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List limits

P: n/a
How many items can be stored in a Python list? I have close to 70,000
items... is this within a lists limits?

Jul 18 '05 #1
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5 Replies


P: n/a
It is possible to store 70,000 items in a list (try "l =
range(70000)"), but the best way to check if you can store all the
items you need to store is to try it. After all if they are all very
large you might potentially run out of memory.

Chris

Jul 18 '05 #2

P: n/a
I'm referring to Python 2.2's C headers as I answer this question. I
believe some of may have changed by 2.4.

The number of elements in a "variable-sized object" (those with
Py_VAR_HEAD; I believe this includes lists, tuples, and strings) is
stored in a platform 'int'.

On most (desktop) systems, this means the limit of any sized object is
no more than 2**31-1, or about 2 billion.

On those same systems, a list object of length 128 million, give or
take, approximately 512 megabytes of memory will be allocated for the
list object itself (4 bytes for each pointer-to-element). If each
element of the list is distinct, those objects will each require
additional memory---The smallest useful Python object takes around 16
bytes, IIRC, which would bring the total memory required to around 2560
megabytes if I didn't screw up my arithmetic. This is close to (or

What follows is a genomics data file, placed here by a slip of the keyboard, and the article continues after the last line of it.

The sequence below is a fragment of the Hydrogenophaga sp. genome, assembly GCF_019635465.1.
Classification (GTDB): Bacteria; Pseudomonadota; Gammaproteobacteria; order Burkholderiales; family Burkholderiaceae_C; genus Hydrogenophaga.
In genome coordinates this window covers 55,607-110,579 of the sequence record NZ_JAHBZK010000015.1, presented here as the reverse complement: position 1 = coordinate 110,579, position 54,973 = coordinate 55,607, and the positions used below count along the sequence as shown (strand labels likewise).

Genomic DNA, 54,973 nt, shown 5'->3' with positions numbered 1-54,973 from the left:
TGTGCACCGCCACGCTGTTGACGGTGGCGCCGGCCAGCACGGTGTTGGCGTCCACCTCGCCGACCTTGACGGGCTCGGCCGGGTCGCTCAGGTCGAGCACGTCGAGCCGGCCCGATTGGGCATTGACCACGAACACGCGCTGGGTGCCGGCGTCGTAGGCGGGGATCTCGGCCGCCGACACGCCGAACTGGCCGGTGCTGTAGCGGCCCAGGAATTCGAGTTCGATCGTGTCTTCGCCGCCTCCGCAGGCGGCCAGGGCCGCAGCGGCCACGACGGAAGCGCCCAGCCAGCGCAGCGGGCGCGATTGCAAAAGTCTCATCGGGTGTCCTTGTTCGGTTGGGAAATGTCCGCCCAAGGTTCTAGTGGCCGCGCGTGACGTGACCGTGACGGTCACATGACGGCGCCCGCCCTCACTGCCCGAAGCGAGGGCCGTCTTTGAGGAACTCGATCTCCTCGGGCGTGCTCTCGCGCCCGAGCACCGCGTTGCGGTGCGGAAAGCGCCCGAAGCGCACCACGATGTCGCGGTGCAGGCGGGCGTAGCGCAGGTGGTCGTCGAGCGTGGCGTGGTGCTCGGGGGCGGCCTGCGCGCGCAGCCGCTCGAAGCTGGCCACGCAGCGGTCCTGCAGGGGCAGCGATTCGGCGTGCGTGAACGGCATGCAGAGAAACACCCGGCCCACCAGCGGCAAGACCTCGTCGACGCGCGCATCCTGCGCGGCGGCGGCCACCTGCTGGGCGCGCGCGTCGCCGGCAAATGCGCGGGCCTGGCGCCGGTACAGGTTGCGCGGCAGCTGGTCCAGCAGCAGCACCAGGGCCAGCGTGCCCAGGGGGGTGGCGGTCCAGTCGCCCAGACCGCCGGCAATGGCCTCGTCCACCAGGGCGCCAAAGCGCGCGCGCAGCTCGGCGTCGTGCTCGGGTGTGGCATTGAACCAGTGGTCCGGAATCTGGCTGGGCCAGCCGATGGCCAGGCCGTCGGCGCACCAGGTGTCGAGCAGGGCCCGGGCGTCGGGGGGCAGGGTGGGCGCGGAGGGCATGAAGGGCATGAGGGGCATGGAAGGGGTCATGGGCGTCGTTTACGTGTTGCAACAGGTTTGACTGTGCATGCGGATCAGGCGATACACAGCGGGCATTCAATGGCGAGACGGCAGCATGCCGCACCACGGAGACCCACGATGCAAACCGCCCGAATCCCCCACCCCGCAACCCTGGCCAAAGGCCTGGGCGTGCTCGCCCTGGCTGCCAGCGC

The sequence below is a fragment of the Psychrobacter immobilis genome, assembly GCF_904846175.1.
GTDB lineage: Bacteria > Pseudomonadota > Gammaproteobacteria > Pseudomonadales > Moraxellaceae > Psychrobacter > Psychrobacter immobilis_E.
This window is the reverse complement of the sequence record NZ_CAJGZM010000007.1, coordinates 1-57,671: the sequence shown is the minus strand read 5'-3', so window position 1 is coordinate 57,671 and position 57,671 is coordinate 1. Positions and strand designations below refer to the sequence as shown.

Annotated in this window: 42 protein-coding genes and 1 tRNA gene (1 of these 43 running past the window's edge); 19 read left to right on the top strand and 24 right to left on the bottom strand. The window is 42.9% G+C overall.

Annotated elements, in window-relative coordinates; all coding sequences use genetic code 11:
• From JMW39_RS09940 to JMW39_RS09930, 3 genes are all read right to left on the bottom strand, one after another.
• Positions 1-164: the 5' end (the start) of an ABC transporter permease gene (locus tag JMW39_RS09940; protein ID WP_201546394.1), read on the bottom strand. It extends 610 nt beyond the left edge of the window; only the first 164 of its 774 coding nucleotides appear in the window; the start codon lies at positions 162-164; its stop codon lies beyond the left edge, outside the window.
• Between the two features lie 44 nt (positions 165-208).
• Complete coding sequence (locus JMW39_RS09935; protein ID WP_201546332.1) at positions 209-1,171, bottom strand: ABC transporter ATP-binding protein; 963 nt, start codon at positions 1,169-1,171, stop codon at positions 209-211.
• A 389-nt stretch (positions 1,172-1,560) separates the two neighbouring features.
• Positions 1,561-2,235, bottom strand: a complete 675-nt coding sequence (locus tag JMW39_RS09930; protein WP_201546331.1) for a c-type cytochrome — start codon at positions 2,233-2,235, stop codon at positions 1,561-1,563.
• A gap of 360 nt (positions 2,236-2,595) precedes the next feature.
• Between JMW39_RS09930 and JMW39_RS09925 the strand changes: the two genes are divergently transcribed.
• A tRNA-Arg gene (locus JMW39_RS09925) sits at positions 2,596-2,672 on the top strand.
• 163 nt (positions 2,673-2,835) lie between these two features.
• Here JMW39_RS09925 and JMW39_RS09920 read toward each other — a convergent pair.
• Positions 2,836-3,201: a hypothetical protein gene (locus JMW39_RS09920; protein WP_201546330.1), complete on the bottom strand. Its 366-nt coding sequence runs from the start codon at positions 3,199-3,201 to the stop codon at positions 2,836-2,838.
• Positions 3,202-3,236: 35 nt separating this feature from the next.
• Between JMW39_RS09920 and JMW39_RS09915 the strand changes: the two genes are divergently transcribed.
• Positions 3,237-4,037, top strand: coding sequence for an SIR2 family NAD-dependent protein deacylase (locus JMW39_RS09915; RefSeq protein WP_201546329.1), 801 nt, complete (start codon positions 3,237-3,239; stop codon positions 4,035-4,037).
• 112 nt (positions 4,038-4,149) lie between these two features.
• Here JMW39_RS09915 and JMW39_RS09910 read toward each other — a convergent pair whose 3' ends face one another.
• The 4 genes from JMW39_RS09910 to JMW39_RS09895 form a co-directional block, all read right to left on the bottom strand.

over, depending on the system) the maximum amount of physical RAM these
machines can accomodate, and the maximum amount of address space
available to a single program.

While performing list-resizing operations, there may be a temporary need
for two copies of the list object itself, bumping the memory used up to 3
gigs.

Finally, the speed of some operations (l.index(item), l.pop(0),
l.insert(0, item)) are related linearly to the size of the list, so your
program may slow down as the lists it manipulates grow. Others, such as
l[i], l.pop(), and l.append(item), are constant-time or amortized-constant-
time.

Jeff

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Jul 18 '05 #3

P: n/a
> How many items can be stored in a Python list? I have close to 70,000
items... is this within a lists limits?


Lists store pointers to objects. Unless you have a lot of duplicates, it is the
objects themselves that will consume most of your memory. The list itself will
likely be small in comparison.
Raymond Hettinger
Jul 18 '05 #4

P: n/a
Raymond Hettinger wrote:
How many items can be stored in a Python list? I have close to 70,000
items... is this within a lists limits?

Lists store pointers to objects. Unless you have a lot of duplicates, it is the
objects themselves that will consume most of your memory. The list itself will
likely be small in comparison.


Given the size of the counter, is it actually physically possible for a list to
run out of room before the application runs out memory?

Even list(None for x in xrange(sys.maxint)) wouldn't do the trick, since each of
those pointers to None is taking 4 bytes of memory, and Python's internal
structures are already chewing up some of the address space.

Cheers,
Nick.

--
Nick Coghlan | nc******@email.com | Brisbane, Australia
---------------------------------------------------------------
http://boredomandlaziness.skystorm.net
Jul 18 '05 #5

P: n/a
Nick Coghlan wrote:
Given the size of the counter, is it actually physically possible for a list to run out of room
before the application runs out memory?


depends on the system architecture, of course: consider an 64-bit computer
with 32-bit integers and 256 GB of memory...

</F>

Jul 18 '05 #6

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